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On Android Eve, Co-Founder Andy Rubin Predicts The Future Of Mobile
Tomorrow is widely anticipated to be the day when T-Mobile announces availability of the first Android phone. The phone is reportedly an HTC “Dream,” which will apparently sell for $199 with a two year contract. Many believe the handset will resemble a Sidekick. It’s fitting in a way that a Sidekick-like device should be the first Android phone. Android co-founder Andy Rubin was the one-time CEO of Danger, which made the Sidekick for T-Mobile.
On the eve of the announcement, it’s also fitting that Rubin, now director of mobile platforms at Google, broadly weighs in on the future of mobile.
It’s now almost a cliche to call mobile phones the most personal piece of technology. And it’s equally simplistic to point out that there are many times the number of mobile handsets around the globe as PCs — more than three billion.
Yet these facts are what have motivated Google — offensively and defensively — to invest so heavily in mobile; it represents a font of future search queries that may eventually exceed those from the traditional internet. But that’s the 30,000 foot view. Once we come down to Earth the issues become more varied and complex.
Mobile Internet adoption is growing dramatically in the US and around the world. According to Nielsen Mobile, the US is now the country with the greatest mobile internet usage:
There are higher penetration figures in the market as well. Indeed, the US mobile internet audience is roughly 25 percent the size of the desktop internet today. However the mobile internet is a more elusive and complex beast. The fact that most people in the US have conventional “feature phones” and don’t have data plans represent barriers to adoption. Despite this, the mobile internet adoption is growing fast and so is search on mobile devices. (Advertising will generally lag consumer adoption in mobile, however, as it did online.)
More than any other single event the launch of the iPhone last year catalyzed the mobile market, which had been in state of sleepy evolution for years. But the Apple device kicked everyone in the rear and kicked the market into high gear. We can effectively date the mobile internet like this: “BI” and “AI” (before iPhone, after iPhone).
Every handset OEM, from BlackBerry to LG and Nokia, has been motivated to respond with improved devices and user experiences. The iPhone and corresponding mobile internet adoption have also helped open US carriers’ eyes to the potential data revenues from mobile internet access. (According to CTIA mobile data revenues are now 20 percent of total US wireless carrier revenues.)
The iPhone is like the “proof of concept device” for the mobile internet. And it is the device to which the first Android phone will inevitably be compared by everyone. Google has seen its mobile fortunes rise with the iPhone. But the iPhone has tiny market share and is limited to AT&T subscribers, although there are 70+ million of them in the US.
Android is, in some respects, the anti-iPhone. Like the iPhone it seeks to provide a better user experience but also features a totally open platform unlike the highly controlled Apple device. At a conference last week, I had a mobile company executive tell me, “Steve Jobs re-wrote our press release.” That can be seen as a metaphor for the tight controls that Apple imposes on developers and the entire process of launching iPhone applications.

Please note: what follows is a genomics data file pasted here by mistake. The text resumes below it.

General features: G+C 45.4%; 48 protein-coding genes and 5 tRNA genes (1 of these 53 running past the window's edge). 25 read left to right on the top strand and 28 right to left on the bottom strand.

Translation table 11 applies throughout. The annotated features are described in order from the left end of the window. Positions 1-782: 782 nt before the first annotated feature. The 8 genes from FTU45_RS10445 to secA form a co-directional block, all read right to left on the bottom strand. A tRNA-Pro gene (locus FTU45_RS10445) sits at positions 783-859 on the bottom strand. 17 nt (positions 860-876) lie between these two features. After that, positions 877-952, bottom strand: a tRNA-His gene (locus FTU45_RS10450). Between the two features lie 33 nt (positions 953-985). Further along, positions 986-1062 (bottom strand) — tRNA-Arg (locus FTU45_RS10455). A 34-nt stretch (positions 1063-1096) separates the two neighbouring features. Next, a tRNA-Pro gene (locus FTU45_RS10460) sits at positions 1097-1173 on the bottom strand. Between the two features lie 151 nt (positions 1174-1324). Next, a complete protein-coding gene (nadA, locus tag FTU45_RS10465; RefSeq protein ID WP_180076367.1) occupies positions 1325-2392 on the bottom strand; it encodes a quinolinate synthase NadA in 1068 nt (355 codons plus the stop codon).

The Android software ecosystem promises to be more freewheeling and more uneven as a result. But Google hopes that Android phones will make a strong, positive impression. Google’s Rubin has publicly fretted that Android won’t get a second chance to make a first impression, as the old shampoo commercial argues.
An Apple executive I had lunch with recently wondered if Google’s method of releasing betas and then “iterating over them” would work with Android. Rubin’s public comments suggest that Google isn’t taking that approach with Android. The stakes are too high.
If the first Android phones are a hit and favorably received, you can expect that other OEMs and carriers will quickly fall in line. Right now there’s likely a wait-and-see attitude.
The objective of Android — as with Google’s participation in the US government spectrum auction earlier this year — is to move the entire mobile industry forward by opening it up. If Google succeeds, on the shoulders of the iPhone’s early success, it will benefit consumers and, ultimately, Google.
As stated above, mobile query volumes are almost certain to outstrip the conventional internet. The only question is how long will that take. Nielsen says that US mobile search users average nine queries per month on Google. In research recently conducted by the program I run at Local Mobile Search, we found mobile search frequency numbers that were much higher:
While Google isn’t calling the first Android phone a “GPhone” or “Google Phone,” T-Mobile is expected to push the association with Google to help drive sales. Google has a stronger brand than phone maker HTC or T-Mobile itself. So we may get a “Google Phone” after all.
The irony here is that Google doesn’t require bundling of its services or the promotion of its brand in connection with Android. An OEM or carrier can make an Android phone entirely without Google’s products or brand anywhere in evidence. Google is confident that its brand strength and consumer affinity will translate into mobile success — even without Android. It already has. comScore/M:Metrics data show Google with a mobile search lead akin to its desktop market share around the world:
While search won’t necessarily play the identical role in mobile it does online, it will still be a prominent part of the mobile internet experience. You can bet Google is banking on that.